As political battles rage across the U.S., largely due to cultural war issues like gender theory and critical race theory, more than a third of Americans say they support the idea of a “national divorce.”
In a recent survey, Rasmussen Reports posed a question to respondents that U.S congressional Rep. Marjorie Taylor Greene (R-Ga.) suggested in a post on Twitter: “We need a national divorce. We need to separate by red states and blue states and shrink the federal government.”
Thirty-four percent of voters agree with the statement, including 14 percent who “strongly agree,” Rasmussen found. Fifty-seven percent disagreed with the call for a national divorce, while 43 percent strongly disagreed.
Nearly half of Republicans (47 percent) at least somewhat agree that red and blue states “need a national divorce,” while only 26 percent of Democrats and 27 percent of independents agreed.
When asked which political party is more to blame for America’s political division, 41 percent blame Democrats, while 32 percent blame Republicans.
“Perhaps surprisingly, 29 percent of Democratic voters think their own party is more to blame for dividing America, compared to just 15 percent of GOP voters who say Republicans are more to blame,” Rasmussen notes.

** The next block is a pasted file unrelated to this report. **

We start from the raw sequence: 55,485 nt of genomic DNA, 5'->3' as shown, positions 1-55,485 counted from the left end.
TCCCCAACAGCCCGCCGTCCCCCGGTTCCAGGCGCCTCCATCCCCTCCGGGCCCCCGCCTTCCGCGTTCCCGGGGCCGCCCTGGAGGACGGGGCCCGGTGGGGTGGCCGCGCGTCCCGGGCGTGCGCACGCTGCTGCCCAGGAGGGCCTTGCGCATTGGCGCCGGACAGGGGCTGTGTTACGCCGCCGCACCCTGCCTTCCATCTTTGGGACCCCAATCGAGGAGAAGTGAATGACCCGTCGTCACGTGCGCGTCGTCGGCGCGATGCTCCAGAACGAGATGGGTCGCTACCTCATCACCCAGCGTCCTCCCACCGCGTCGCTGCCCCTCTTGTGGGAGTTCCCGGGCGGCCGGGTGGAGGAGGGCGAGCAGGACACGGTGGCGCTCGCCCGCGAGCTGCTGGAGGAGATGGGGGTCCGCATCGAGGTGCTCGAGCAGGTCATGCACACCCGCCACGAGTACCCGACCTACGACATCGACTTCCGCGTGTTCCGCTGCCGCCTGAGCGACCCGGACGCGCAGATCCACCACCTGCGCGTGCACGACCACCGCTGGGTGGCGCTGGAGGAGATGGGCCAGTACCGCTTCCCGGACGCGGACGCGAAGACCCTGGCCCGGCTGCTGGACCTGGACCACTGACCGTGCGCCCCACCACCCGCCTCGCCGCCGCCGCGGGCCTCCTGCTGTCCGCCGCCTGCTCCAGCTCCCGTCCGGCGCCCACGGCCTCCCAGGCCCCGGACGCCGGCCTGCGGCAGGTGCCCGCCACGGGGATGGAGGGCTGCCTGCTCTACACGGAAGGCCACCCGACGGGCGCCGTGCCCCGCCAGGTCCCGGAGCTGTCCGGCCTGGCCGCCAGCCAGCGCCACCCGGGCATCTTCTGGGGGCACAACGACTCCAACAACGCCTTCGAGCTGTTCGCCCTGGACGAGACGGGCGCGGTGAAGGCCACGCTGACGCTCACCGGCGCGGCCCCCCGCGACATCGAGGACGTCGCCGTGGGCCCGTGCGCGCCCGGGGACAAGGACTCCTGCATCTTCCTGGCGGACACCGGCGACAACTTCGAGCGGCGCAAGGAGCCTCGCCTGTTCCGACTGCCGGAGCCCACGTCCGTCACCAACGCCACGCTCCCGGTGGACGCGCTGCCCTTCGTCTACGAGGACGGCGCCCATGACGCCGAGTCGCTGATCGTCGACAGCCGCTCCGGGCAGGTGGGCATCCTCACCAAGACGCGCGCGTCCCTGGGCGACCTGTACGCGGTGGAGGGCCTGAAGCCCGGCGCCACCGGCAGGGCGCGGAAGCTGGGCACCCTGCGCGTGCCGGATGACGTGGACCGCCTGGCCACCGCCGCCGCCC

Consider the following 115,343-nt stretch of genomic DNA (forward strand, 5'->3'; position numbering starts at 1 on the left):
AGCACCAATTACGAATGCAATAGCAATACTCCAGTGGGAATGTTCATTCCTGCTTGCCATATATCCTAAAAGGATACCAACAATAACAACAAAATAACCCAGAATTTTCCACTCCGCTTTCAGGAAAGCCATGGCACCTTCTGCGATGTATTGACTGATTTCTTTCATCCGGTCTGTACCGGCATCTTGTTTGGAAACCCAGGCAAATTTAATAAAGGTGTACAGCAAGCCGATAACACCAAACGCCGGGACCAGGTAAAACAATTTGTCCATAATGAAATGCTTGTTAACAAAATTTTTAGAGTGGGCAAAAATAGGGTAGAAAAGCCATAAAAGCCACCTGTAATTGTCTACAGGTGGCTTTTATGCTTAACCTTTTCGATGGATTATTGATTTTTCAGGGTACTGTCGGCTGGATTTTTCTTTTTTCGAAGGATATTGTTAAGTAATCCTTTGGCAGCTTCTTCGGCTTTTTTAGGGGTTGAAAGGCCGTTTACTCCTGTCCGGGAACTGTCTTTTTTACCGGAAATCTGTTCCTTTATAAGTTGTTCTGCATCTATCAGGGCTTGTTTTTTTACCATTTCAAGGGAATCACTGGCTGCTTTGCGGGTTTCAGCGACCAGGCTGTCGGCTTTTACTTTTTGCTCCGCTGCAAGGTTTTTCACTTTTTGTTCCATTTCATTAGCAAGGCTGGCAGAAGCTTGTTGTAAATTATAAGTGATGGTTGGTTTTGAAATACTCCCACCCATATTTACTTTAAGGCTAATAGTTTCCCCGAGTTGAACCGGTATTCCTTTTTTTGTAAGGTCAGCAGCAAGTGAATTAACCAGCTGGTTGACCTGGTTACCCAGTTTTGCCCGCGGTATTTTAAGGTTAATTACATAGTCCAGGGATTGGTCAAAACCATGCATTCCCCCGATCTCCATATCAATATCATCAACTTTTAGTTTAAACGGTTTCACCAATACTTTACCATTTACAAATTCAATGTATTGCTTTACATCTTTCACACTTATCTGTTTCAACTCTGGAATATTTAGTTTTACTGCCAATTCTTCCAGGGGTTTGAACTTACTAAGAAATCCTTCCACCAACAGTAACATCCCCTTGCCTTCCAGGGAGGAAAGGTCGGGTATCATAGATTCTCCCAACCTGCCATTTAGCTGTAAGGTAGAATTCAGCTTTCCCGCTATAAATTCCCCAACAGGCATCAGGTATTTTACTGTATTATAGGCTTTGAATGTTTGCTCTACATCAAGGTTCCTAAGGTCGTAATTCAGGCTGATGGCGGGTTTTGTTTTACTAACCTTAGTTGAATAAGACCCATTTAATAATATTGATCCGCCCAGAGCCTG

“Sixty percent of Republicans blame Democrats for dividing the country, compared to 46 percent of Democrats who say Republicans are more to blame. Among unaffiliated voters, 34 percent blame Democrats more for making America politically divided, 33 percent blame Republicans and 27 percent think both parties are equally to blame,” the report added.
In an interview following her statement, Greene told Fox News host Sean Hannity, “The last thing I ever want to see in America is a civil war.”
She added, “No one wants that — at least everyone I know would never want that — but it’s going that direction, and we have to do something about it.”
The idea of a national divorce did not just recently emerge. A separate 2021 survey from the University of Virginia Center for Politics and Project Home Fire found that the idea of splitting the country was supported by 41 percent of Biden voters and 52 percent of Trump voters.